A fiery explosion caused from flammable mosquito repellent sent a Marshfield woman to the hospital after suffering from severe burn injuries in Massachusetts. She will need skin grafts to repair her arm, according to the Patriot Ledger.
The woman was at her friend’s house on Main Street in Hanover last Friday when the accident happened. To cool her burning skin, she jumped into a nearby pool. Her face and arms were burned. The owner of the house said that the explosion happened when the woman went to refill a pot of flammable bug repellent. The woman was sitting a few feet away from the pot of mosquito repellent that exploded.
Burn injuries in Boston can happen at any time to anybody. They’re most likely to cause injury to a person’s face, hands and arms. According to the Centers for Disease Control and Prevention, burns are most likely to happen to children under the age of 20. Every day, nearly 450 people from this age group are sent to emergency rooms for burn-related injuries. Two of these children die every day because of these injuries.
It is important to take all of the proper safety precautions to help keep these young one’s safe and to protect them from potential burn injuries. Younger children are most likely to receive injuries from scald burns that are caused by hot liquids or steam. Older children are more likely to sustain injuries from flame burns. These burns are caused by direct contact with fire.
You may think a burn is just a burn, but actually there are a number of kinds that can occur:
-First Degree Burns: This is a burn that affects the epidermis — or the outer layer of skin. If you experience this type of burn, you can expect pain, swelling, tingling and hypersensitivity. The wound will typically look red and dry.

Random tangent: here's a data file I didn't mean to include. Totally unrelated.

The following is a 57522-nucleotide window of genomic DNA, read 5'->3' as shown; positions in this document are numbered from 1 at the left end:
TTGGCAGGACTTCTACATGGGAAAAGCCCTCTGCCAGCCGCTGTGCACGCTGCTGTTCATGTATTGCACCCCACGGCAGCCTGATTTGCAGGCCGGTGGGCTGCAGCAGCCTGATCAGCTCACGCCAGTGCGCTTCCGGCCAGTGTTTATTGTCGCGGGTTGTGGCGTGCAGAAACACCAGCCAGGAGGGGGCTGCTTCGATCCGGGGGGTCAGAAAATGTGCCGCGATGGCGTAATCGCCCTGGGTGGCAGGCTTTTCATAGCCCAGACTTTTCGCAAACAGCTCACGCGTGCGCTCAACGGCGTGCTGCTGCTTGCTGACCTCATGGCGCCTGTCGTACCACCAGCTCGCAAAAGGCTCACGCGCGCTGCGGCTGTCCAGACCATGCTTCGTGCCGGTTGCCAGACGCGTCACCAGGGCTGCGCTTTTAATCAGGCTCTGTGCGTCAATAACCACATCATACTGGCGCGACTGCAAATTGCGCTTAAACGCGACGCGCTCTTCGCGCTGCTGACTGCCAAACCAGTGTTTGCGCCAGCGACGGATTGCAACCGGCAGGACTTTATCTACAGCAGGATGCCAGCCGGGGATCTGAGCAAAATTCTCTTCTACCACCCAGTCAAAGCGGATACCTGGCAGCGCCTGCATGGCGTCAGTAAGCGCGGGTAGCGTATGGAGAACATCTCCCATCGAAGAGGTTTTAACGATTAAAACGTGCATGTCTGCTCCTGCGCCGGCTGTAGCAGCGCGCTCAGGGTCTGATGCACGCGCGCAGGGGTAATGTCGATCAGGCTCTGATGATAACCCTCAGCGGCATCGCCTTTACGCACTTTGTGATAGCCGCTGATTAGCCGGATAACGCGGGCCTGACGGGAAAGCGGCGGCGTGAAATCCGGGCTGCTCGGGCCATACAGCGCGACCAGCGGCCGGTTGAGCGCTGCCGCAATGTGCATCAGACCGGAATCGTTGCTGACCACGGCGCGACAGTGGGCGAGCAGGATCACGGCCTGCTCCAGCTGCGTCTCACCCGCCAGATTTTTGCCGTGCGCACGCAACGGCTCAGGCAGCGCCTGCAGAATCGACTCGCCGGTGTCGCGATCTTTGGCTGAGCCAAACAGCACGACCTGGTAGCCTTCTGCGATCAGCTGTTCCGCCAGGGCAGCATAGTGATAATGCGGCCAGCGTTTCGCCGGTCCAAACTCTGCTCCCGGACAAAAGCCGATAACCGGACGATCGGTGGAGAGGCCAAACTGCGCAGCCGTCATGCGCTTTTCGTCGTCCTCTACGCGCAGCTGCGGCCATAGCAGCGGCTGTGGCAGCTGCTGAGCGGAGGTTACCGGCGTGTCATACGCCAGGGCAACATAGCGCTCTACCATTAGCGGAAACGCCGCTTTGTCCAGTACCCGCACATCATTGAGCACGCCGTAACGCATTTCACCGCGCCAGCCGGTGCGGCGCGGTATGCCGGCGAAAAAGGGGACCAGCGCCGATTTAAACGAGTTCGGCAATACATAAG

-Second Degree Burns: This type of burn affects both the epidermis and the dermis. This burn is often called partial thickness burns. If you experience this type of burn, you can expect extreme pain, redness, swelling and blistering. Weeping at the surface is also common. You can also expect some substantial scarring once the burn heals. These types of burns are usually caused by flash injuries (such as explosions), scalding liquids and flame injuries.
-Third Degree Burns: These are extreme burns that affect the entire thickness of skin and underlying muscle tissue. These burns destroy sweat glands and hair follicles. Nerve damage that these burns cause may lessen the pain. Treatment for these burns can be rather extensive and costly. These treatments can involve skin grafts and lengthy hospital stays.
-Fourth-Degree Burns: These are life-threatening burns. In this type of burn, the burning reaches all the way down to the bone and the skin is permanently lost. These incidents can sometimes be associated with lost limbs and amputations. These injuries are often caused by high-voltage electric and prolonged flame contact.
How can I prevent a serious burn?
-Be alarmed. It is important that you install and maintain smoke alarms in your home. Make sure they’re on every floor and near all rooms that people members sleep in. Test them at least once a month to make sure they are working properly.
-Have a plan. Create and practice a family fire escape plan. Make sure everyone in the house, especially kids, understand the plan. Also make sure that everyone knows at least two ways out of every room. Be sure to designate a central meeting place outside.
-Cook with care. Never leaving food unattended on the stove and supervise young children whenever they’re near cooking surfaces.
If you or a loved one has been injured in a Massachusetts accident contact the Law Offices of Jeffrey S. Glassman for a free and confidential appointment to discuss your rights. Call 877-617-5333.
More Blog Entries:
Boston Student Injured in Chemistry Lab Explosion, Boston Personal Injury Attorney Blog, July 4, 2011